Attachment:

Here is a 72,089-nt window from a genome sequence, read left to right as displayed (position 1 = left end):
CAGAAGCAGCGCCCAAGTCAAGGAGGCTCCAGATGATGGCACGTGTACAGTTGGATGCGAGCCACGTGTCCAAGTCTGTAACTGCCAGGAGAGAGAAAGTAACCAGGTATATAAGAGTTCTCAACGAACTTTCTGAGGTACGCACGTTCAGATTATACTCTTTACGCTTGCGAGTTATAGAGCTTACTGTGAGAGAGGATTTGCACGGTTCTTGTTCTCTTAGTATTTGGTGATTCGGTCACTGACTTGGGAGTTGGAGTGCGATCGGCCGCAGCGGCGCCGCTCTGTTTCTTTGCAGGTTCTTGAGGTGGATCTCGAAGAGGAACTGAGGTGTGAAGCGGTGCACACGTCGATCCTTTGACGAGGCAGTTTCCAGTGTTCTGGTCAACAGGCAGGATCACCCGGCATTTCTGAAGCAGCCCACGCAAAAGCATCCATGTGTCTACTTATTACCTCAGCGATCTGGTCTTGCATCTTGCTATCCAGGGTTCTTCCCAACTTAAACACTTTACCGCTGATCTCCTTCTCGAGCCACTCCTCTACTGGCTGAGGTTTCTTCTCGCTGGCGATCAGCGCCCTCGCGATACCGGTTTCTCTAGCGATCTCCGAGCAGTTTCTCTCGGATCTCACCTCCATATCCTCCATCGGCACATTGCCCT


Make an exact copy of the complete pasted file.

Here is a 72,089-nt window from a genome sequence, read left to right as displayed (position 1 = left end):
CAGAAGCAGCGCCCAAGTCAAGGAGGCTCCAGATGATGGCACGTGTACAGTTGGATGCGAGCCACGTGTCCAAGTCTGTAACTGCCAGGAGAGAGAAAGTAACCAGGTATATAAGAGTTCTCAACGAACTTTCTGAGGTACGCACGTTCAGATTATACTCTTTACGCTTGCGAGTTATAGAGCTTACTGTGAGAGAGGATTTGCACGGTTCTTGTTCTCTTAGTATTTGGTGATTCGGTCACTGACTTGGGAGTTGGAGTGCGATCGGCCGCAGCGGCGCCGCTCTGTTTCTTTGCAGGTTCTTGAGGTGGATCTCGAAGAGGAACTGAGGTGTGAAGCGGTGCACACGTCGATCCTTTGACGAGGCAGTTTCCAGTGTTCTGGTCAACAGGCAGGATCACCCGGCATTTCTGAAGCAGCCCACGCAAAAGCATCCATGTGTCTACTTATTACCTCAGCGATCTGGTCTTGCATCTTGCTATCCAGGGTTCTTCCCAACTTAAACACTTTACCGCTGATCTCCTTCTCGAGCCACTCCTCTACTGGCTGAGGTTTCTTCTCGCTGGCGATCAGCGCCCTCGCGATACCGGTTTCTCTAGCGATCTCCGAGCAGTTTCTCTCGGATCTCACCTCCATATCCTCCATCGGCACATTGCCCT